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ABSTRACT: Curcumin (1,7-bis(4-hydroxy-3-methoxyphenyl)-1E,6E-heptadiene-3,5-dione or diferuloyl methane) is a polyphenol derived from the Curcuma longa plant, commonly known as turmeric. This substance has been used extensively in Ayurvedic medicine for centuries for its anti-oxidant, analgesic, anti-inflammatory and antiseptic activity. More recently curcumin has been found to possess anti-cancer properties linked to its pro-apoptotic and anti-proliferative actions. The underlying mechanisms of these diverse effects are complex, not fully elucidated and subject of intense scientific debate. Despite increasing evidence indicating that different cation channels can be a molecular target for curcumin, very little is known about the effect of curcumin on chloride channels. Since, (i) the molecular structure of curcumin indicates that the substance could potentially interact with chloride channels, (ii) chloride channels play a role during the apoptotic process and regulation of the cell volume, and (iii) apoptosis is a well known effect of curcumin, we set out to investigate whether or not curcumin could (i) exert a modulatory effect (direct or indirect) on the swelling activated chloride current ICl(swell) in a human cell system, therefore (ii) affect cell volume regulation and (iii) ultimately modulate cell survival. The ICl(swell) channels, which are essential for regulating the cell volume after swelling, are also known to be activated under isotonic conditions as an early event in the apoptotic process. Here we show that long-term exposure of a human kidney cell line to extracellular 0.1-10 μM curcumin modulates ICl(swell) in a dose-dependent manner (0.1 μM curcumin is ineffective, 0.5-5.0 μM curcumin increase, while 10 μM curcumin decrease the current), and short-term exposure to micromolar concentrations of curcumin does not affect ICl(swell) neither if applied from the extracellular nor from the intracellular side - therefore, a direct effect of curcumin on ICl(swell) can be ruled out. Furthermore, we show that curcumin exposure induces apoptosis in human kidney cells, and at a concentration of 5.0-10 μM induces the appearance of a sub-population of cells with a dramatically increased volume. In these cells the regulation of the cell volume seems to be impaired, most likely as a consequence of the ICl(swell) blockade. Similarly, 50 μM curcumin induced apoptosis, caused cell cycle arrest in G1-phase and increased the volume of human colorectal adenocarcinoma HT-29 cells. The cell cycle arrest in G1 phase may be the mechanism underlying the volume increase observed in this cell line after exposure to curcumin.Toxicology 12/2011; 292(2-3):123-35. DOI:10.1016/j.tox.2011.12.002 · 3.75 Impact Factor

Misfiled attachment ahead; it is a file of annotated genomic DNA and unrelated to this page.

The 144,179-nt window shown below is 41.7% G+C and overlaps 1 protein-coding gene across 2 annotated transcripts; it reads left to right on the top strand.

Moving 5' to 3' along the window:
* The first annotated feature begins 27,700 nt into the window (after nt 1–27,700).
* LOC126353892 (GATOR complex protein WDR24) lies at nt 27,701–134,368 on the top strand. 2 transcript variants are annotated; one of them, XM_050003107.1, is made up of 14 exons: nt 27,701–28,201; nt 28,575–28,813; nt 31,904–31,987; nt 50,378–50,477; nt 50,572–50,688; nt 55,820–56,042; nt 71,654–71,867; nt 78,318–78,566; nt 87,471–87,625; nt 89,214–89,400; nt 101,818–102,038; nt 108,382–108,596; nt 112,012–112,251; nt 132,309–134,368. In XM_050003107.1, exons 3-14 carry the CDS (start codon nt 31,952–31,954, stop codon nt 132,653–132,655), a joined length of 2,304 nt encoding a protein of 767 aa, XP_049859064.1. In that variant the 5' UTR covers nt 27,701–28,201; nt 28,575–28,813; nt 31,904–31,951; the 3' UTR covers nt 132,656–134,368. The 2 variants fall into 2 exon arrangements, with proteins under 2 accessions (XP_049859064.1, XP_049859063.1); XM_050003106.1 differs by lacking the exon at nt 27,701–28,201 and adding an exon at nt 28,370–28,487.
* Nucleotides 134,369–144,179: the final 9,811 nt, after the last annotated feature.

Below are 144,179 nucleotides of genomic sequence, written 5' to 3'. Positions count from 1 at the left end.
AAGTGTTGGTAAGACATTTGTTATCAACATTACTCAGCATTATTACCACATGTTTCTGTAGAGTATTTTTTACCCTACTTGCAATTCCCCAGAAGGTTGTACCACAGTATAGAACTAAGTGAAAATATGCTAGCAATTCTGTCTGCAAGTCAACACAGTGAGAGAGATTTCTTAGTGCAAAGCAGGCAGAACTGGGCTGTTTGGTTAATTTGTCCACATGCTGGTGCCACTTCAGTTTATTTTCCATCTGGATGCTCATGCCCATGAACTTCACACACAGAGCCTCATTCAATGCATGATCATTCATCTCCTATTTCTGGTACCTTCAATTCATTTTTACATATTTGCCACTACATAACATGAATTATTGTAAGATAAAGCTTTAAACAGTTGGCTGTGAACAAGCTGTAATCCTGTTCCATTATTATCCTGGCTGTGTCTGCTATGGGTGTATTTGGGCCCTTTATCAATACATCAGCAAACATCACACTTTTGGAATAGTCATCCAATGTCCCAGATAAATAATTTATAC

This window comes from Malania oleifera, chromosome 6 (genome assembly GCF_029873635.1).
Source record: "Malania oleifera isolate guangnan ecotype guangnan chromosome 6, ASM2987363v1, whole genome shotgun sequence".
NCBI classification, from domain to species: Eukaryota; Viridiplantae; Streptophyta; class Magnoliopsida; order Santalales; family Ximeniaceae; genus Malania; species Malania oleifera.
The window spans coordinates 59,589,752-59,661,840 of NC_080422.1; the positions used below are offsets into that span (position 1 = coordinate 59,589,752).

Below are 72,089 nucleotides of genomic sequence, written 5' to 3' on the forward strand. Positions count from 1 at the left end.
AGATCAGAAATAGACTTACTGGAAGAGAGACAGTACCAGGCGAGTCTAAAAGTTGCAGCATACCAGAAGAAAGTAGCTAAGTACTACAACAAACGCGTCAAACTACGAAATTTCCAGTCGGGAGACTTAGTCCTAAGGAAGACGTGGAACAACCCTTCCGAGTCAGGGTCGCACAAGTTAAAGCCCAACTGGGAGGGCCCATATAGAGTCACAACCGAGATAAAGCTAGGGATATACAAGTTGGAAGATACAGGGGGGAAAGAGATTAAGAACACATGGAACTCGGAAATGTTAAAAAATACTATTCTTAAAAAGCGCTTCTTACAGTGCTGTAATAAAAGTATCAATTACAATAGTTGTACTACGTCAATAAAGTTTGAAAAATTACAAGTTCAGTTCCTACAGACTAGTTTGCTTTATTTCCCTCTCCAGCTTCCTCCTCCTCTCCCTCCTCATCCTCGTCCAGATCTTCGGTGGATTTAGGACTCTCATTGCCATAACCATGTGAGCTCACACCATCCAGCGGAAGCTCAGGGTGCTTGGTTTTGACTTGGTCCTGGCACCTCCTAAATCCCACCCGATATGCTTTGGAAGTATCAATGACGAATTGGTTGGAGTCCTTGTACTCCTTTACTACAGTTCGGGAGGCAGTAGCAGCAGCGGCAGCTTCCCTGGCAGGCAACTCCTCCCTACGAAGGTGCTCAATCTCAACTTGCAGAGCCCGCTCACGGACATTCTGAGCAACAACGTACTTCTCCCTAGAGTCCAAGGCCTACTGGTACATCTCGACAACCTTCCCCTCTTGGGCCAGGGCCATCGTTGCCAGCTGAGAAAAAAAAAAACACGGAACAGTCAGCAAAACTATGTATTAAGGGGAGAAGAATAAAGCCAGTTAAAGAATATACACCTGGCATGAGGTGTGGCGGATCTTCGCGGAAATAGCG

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ABSTRACT: In order to validate previous findings in ethnopharmacological studies, the effects on the hemogram of Wistar female rats after the oral administration of aqueous and methanolic extracts from Phenax rugosus (Poir.) Wedd and Tabebuia chrysantha G. Nicholson leaves were evaluated for 10 days. Except for the eosinophils count with the aqueous extract of Phenax rugosus (Poir.) Wedd, no significant changes in the hemogram were observed after
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ABSTRACT: Previous Ethnopharmacological studies have showed the use of Phenax rugosus (Poir..) Wedd. and Tabebuia chrysantha G. Nicholson leaves for the treatment of infectious diseases and in inflammatory processes. Aqueous and methanolic extracts of each plant was obtained in order to determine the capacity of these extracts to induce significant changes in the seric levels of IgM and IgG2b antibodies in Wistar rats. The results obtained show that these extracts do not produce a response with statistical significance when comparing the antibody levels between the control and treatments groups.